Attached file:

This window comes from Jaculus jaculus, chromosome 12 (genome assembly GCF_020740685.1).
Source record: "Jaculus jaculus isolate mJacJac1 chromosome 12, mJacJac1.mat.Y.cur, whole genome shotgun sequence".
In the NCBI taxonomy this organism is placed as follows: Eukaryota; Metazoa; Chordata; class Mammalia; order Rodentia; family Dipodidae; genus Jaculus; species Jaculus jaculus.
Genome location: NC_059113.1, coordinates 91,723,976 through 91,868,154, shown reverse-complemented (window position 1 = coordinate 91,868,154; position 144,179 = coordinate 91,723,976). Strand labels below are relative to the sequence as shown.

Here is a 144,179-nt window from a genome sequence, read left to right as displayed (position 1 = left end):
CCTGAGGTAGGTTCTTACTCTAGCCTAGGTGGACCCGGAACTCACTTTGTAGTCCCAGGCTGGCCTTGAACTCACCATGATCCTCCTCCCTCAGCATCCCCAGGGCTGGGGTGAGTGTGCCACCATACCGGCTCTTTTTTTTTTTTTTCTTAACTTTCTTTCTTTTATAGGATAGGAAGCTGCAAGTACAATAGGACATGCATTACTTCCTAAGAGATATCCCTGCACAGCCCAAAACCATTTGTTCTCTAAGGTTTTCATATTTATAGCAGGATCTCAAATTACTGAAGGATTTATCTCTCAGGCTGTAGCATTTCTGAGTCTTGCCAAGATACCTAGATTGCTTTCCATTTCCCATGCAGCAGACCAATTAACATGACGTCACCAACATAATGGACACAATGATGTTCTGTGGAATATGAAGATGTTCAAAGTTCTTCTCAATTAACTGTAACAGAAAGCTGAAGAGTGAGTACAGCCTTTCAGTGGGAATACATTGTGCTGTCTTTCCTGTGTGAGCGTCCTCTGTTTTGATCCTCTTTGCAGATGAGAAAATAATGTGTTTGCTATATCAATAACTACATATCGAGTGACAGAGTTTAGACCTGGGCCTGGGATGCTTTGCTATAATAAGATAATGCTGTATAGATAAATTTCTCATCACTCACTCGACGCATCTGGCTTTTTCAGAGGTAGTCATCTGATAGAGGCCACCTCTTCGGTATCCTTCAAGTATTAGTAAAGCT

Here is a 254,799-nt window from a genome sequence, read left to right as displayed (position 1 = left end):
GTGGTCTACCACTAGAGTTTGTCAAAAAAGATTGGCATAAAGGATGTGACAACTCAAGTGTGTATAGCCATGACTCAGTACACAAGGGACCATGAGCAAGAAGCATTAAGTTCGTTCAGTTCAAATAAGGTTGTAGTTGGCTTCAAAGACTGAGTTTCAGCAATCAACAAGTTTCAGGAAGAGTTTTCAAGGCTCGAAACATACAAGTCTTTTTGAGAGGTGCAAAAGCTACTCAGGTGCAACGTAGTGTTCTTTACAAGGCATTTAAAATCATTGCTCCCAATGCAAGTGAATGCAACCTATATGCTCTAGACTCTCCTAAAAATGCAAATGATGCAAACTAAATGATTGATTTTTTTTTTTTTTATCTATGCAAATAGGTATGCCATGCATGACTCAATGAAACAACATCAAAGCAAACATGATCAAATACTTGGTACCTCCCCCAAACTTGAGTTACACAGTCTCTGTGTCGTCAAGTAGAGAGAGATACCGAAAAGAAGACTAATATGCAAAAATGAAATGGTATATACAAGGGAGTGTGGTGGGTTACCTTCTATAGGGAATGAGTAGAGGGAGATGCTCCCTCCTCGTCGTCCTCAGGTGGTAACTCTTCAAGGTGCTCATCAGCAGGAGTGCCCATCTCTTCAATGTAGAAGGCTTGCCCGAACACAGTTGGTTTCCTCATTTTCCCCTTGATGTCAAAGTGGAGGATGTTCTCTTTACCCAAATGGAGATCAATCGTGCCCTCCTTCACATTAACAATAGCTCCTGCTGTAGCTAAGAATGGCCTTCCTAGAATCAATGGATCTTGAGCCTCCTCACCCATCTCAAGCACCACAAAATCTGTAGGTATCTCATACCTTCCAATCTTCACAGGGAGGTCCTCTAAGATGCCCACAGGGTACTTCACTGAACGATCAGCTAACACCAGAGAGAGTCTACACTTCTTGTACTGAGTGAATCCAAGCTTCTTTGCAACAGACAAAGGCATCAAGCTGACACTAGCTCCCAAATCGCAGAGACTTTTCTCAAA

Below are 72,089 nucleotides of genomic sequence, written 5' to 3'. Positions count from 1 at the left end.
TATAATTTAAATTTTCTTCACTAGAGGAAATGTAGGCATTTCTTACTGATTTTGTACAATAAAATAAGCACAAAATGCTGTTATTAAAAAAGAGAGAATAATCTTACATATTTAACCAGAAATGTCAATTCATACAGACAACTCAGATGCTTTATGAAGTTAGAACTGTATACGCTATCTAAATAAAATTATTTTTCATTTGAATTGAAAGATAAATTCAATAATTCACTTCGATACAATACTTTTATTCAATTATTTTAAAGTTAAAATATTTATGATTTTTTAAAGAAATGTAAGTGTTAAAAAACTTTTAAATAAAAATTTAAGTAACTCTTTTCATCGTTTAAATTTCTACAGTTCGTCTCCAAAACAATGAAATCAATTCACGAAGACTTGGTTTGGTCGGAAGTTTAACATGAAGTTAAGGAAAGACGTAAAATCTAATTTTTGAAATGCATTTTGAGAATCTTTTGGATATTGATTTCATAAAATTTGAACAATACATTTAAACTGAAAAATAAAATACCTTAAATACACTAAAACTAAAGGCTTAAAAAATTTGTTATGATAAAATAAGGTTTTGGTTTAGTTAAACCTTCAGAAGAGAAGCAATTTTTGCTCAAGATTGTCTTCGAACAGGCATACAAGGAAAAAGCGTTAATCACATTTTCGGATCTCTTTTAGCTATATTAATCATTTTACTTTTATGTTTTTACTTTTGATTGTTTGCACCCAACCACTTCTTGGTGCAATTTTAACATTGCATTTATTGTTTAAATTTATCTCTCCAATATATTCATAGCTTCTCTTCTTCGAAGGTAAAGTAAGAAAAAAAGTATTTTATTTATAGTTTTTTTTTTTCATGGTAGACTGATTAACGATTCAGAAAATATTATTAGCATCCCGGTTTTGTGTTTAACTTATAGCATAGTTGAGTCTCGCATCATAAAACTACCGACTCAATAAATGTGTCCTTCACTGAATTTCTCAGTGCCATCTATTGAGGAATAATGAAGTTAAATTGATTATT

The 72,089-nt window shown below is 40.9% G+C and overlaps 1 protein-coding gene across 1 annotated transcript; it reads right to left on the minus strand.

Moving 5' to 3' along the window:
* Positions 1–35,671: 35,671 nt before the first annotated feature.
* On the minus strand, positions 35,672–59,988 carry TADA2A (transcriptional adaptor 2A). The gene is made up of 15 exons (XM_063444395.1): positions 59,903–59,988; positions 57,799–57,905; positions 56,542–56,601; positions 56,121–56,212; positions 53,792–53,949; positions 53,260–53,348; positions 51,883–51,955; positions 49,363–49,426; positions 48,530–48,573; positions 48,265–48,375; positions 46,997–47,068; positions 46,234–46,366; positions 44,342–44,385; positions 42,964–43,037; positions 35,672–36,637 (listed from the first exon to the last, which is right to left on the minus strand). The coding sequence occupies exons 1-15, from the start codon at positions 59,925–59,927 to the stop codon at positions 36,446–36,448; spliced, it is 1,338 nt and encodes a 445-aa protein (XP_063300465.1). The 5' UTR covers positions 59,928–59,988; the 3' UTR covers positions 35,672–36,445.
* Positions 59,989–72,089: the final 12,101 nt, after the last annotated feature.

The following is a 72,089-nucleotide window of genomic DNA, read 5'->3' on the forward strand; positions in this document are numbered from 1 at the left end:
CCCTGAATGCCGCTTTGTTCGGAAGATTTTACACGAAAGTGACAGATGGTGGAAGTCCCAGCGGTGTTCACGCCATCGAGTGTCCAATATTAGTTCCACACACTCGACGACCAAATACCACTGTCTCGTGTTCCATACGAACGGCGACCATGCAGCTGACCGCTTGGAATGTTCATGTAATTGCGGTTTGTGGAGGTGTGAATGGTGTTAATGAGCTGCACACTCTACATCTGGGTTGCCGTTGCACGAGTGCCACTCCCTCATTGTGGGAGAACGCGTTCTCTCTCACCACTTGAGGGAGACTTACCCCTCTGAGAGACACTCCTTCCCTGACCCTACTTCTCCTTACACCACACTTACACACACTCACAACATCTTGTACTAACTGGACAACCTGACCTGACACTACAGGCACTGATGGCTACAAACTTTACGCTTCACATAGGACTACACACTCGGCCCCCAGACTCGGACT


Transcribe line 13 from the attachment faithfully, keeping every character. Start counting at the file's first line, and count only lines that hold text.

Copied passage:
* Positions 1–35,671: 35,671 nt before the first annotated feature.